The Leonid meteor shower will be taking place, and peaking this week, but the specific expectations – even at peak – will vary by location.
The Leonid meteor shower which will be taking place this week is something that many have historically set high expectations for. However, the experts and scientists tend to agree that the meteor shower will be a disappointment compared to historical performance. The Leonid meteor shower is one that comes yearly, and usually sets the standard for meteor showers. NASA will be running a couple different webcams for spectators who have the event spoiled by bad weather.
The meteor shower gets its name from forming within the Leo constellation that appears in a typical night sky. Ultimately, spectators would see shooting stars pour out from the center of the sky, seemingly. Even though that is not at all the case. As with any sky-watching activities at night – those spectators looking to see a good show are urged to watch from a rural location away from city lights, and in good weather.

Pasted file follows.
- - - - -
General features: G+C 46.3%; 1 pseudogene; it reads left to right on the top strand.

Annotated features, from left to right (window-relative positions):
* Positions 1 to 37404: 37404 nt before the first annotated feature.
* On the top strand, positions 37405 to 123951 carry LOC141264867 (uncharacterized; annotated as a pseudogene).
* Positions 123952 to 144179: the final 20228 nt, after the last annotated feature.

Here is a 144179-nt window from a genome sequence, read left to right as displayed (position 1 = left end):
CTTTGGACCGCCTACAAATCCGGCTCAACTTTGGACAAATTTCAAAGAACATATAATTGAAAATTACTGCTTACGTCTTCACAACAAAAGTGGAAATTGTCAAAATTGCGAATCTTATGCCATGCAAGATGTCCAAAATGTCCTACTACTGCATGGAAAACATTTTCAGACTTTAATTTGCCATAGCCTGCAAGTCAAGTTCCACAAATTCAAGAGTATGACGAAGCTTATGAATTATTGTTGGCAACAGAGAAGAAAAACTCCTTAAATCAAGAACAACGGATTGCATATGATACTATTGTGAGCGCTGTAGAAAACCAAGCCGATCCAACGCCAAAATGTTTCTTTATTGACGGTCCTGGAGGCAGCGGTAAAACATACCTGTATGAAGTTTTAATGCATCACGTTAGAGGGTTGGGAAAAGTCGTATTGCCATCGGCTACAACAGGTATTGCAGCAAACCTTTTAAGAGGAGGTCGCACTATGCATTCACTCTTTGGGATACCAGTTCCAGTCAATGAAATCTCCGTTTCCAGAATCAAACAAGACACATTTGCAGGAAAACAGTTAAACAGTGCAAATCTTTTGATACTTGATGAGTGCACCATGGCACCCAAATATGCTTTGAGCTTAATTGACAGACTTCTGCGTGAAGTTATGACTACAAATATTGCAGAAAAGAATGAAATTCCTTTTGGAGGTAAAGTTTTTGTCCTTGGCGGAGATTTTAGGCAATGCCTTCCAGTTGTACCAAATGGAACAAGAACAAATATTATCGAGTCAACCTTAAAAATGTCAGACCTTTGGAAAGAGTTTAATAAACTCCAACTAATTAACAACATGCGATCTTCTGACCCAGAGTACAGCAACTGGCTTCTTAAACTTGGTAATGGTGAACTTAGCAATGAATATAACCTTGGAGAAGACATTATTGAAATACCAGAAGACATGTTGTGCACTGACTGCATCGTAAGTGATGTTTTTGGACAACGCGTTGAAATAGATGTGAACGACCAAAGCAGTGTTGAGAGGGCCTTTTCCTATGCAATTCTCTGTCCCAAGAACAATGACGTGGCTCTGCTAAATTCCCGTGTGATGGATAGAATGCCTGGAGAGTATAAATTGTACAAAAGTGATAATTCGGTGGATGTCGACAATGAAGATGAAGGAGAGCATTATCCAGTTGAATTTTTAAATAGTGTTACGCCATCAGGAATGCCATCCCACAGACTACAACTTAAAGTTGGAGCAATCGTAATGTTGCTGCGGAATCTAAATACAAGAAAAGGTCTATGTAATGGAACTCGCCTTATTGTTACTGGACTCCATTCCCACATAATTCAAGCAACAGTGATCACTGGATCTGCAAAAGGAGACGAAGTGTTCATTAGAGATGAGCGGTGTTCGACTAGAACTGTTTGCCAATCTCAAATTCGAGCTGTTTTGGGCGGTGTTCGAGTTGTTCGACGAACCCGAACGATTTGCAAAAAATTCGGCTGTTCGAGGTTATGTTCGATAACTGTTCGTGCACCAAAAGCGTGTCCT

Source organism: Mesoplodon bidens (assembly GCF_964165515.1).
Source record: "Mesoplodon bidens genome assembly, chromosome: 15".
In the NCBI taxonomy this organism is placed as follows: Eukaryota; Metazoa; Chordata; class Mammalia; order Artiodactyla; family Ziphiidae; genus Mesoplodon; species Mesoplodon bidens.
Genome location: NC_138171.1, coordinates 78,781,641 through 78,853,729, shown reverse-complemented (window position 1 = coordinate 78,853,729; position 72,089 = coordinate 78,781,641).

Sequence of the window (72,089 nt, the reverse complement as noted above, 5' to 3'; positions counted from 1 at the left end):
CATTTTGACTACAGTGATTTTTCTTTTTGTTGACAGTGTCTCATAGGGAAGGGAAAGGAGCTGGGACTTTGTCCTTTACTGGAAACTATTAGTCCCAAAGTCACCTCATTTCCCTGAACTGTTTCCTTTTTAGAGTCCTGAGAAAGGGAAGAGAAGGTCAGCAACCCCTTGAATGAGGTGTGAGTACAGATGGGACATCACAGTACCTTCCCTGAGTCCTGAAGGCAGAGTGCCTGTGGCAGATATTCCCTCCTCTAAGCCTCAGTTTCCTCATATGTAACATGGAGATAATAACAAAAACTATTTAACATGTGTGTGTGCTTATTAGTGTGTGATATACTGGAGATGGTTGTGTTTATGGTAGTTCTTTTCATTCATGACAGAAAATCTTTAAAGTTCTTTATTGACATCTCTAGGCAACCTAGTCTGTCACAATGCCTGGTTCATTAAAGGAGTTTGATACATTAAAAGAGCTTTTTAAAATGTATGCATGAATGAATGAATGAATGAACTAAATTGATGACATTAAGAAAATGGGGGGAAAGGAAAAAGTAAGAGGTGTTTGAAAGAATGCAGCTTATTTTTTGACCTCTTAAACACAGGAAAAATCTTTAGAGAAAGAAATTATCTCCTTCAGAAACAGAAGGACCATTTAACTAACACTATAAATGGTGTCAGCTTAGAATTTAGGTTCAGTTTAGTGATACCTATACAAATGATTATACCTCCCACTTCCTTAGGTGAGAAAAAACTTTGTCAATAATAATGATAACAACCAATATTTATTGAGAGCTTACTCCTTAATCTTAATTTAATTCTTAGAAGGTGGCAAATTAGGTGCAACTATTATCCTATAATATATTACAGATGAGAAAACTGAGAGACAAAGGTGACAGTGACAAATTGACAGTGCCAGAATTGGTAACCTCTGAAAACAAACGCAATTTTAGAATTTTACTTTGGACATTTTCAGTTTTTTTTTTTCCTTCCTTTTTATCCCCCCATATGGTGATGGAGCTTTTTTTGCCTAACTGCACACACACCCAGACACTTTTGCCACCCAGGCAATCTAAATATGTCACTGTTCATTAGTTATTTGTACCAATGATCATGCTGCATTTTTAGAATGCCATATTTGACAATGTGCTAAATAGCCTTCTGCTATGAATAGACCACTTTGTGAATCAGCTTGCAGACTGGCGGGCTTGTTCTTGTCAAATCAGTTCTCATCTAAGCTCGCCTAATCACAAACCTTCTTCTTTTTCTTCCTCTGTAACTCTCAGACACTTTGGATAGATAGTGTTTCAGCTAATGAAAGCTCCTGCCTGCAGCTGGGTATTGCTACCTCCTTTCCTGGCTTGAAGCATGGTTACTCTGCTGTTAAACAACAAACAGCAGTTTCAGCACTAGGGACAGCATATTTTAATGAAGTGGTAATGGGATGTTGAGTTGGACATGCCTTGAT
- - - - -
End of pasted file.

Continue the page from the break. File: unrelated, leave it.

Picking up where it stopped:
While scientists are projecting this year to be a disappointment to well-versed observers, there still remains a good opportunity for someone who has not experienced a full-blown meteor shower before to see something that will be somewhat impressive at the very least. The forecast is that spectators should easily see the meteor shower from virtually anywhere any earth. However, weather conditions, as well as line of sight will be issues that will have to be contended with moving forward through the rest of the event.
Monday and Tuesday will be the official peak of the event. Monday night is expected to be the time when most scientists are saying that the view will be most impactful. However, even then, the visual show will be less than spectacular. The reason for the success of Monday and Tuesday’s show will be the fact that the moon will be largely out of the way. The moonlight tends to drown out some of the meteors that are otherwise visible through the event.
Spectators should get to a rural location, or a place where they can easily see directly upward in the sky, and expect to see some radiating light, that might only come at a somewhat lighter frequency. Still though, this should be one that is worthy of watching and worthy of seeing from start to finish on those peak nights.